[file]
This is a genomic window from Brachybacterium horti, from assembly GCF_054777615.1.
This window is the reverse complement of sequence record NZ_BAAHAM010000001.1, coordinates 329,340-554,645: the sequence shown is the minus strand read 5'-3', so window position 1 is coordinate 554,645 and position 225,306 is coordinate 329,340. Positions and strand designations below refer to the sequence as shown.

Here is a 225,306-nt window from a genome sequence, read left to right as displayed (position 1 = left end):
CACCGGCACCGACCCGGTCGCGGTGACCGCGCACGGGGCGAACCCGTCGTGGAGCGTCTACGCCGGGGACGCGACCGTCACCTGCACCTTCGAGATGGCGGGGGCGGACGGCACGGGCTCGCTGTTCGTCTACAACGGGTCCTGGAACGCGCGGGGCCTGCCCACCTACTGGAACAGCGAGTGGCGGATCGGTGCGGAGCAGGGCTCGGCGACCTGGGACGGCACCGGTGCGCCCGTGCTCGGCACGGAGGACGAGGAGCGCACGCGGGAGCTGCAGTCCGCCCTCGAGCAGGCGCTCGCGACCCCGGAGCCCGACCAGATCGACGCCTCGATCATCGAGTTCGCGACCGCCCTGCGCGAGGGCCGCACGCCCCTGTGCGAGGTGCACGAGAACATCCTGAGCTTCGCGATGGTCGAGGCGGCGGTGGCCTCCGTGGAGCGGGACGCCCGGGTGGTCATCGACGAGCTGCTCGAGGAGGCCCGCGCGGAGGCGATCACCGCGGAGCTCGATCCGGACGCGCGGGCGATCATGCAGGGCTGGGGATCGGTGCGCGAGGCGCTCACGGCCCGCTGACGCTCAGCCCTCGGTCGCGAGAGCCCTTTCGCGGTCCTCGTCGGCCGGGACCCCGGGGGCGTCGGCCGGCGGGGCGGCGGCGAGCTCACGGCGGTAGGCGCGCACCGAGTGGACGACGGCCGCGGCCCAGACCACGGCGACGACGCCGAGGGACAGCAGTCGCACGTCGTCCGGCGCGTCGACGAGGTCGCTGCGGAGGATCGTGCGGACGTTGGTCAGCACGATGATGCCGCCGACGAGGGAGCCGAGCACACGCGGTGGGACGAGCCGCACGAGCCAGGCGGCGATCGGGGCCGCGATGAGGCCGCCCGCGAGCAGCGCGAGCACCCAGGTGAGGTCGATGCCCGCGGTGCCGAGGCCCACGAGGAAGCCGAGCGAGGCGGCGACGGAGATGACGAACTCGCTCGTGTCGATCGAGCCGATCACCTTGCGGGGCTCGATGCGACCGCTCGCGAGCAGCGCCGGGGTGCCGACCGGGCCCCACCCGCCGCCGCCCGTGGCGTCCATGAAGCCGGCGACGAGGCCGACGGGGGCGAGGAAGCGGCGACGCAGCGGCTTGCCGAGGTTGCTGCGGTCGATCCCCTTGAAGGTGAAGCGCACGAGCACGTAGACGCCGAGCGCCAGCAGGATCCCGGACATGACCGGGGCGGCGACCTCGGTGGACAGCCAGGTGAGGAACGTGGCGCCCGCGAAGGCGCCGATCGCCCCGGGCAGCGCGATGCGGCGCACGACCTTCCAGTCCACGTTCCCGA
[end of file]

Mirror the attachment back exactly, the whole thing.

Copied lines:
This is a genomic window from Brachybacterium horti, from assembly GCF_054777615.1.
This window is the reverse complement of sequence record NZ_BAAHAM010000001.1, coordinates 329,340-554,645: the sequence shown is the minus strand read 5'-3', so window position 1 is coordinate 554,645 and position 225,306 is coordinate 329,340. Positions and strand designations below refer to the sequence as shown.

Here is a 225,306-nt window from a genome sequence, read left to right as displayed (position 1 = left end):
CACCGGCACCGACCCGGTCGCGGTGACCGCGCACGGGGCGAACCCGTCGTGGAGCGTCTACGCCGGGGACGCGACCGTCACCTGCACCTTCGAGATGGCGGGGGCGGACGGCACGGGCTCGCTGTTCGTCTACAACGGGTCCTGGAACGCGCGGGGCCTGCCCACCTACTGGAACAGCGAGTGGCGGATCGGTGCGGAGCAGGGCTCGGCGACCTGGGACGGCACCGGTGCGCCCGTGCTCGGCACGGAGGACGAGGAGCGCACGCGGGAGCTGCAGTCCGCCCTCGAGCAGGCGCTCGCGACCCCGGAGCCCGACCAGATCGACGCCTCGATCATCGAGTTCGCGACCGCCCTGCGCGAGGGCCGCACGCCCCTGTGCGAGGTGCACGAGAACATCCTGAGCTTCGCGATGGTCGAGGCGGCGGTGGCCTCCGTGGAGCGGGACGCCCGGGTGGTCATCGACGAGCTGCTCGAGGAGGCCCGCGCGGAGGCGATCACCGCGGAGCTCGATCCGGACGCGCGGGCGATCATGCAGGGCTGGGGATCGGTGCGCGAGGCGCTCACGGCCCGCTGACGCTCAGCCCTCGGTCGCGAGAGCCCTTTCGCGGTCCTCGTCGGCCGGGACCCCGGGGGCGTCGGCCGGCGGGGCGGCGGCGAGCTCACGGCGGTAGGCGCGCACCGAGTGGACGACGGCCGCGGCCCAGACCACGGCGACGACGCCGAGGGACAGCAGTCGCACGTCGTCCGGCGCGTCGACGAGGTCGCTGCGGAGGATCGTGCGGACGTTGGTCAGCACGATGATGCCGCCGACGAGGGAGCCGAGCACACGCGGTGGGACGAGCCGCACGAGCCAGGCGGCGATCGGGGCCGCGATGAGGCCGCCCGCGAGCAGCGCGAGCACCCAGGTGAGGTCGATGCCCGCGGTGCCGAGGCCCACGAGGAAGCCGAGCGAGGCGGCGACGGAGATGACGAACTCGCTCGTGTCGATCGAGCCGATCACCTTGCGGGGCTCGATGCGACCGCTCGCGAGCAGCGCCGGGGTGCCGACCGGGCCCCACCCGCCGCCGCCCGTGGCGTCCATGAAGCCGGCGACGAGGCCGACGGGGGCGAGGAAGCGGCGACGCAGCGGCTTGCCGAGGTTGCTGCGGTCGATCCCCTTGAAGGTGAAGCGCACGAGCACGTAGACGCCGAGCGCCAGCAGGATCCCGGACATGACCGGGGCGGCGACCTCGGTGGACAGCCAGGTGAGGAACGTGGCGCCCGCGAAGGCGCCGATCGCCCCGGGCAGCGCGATGCGGCGCACGACCTTCCAGTCCACGTTCCCGA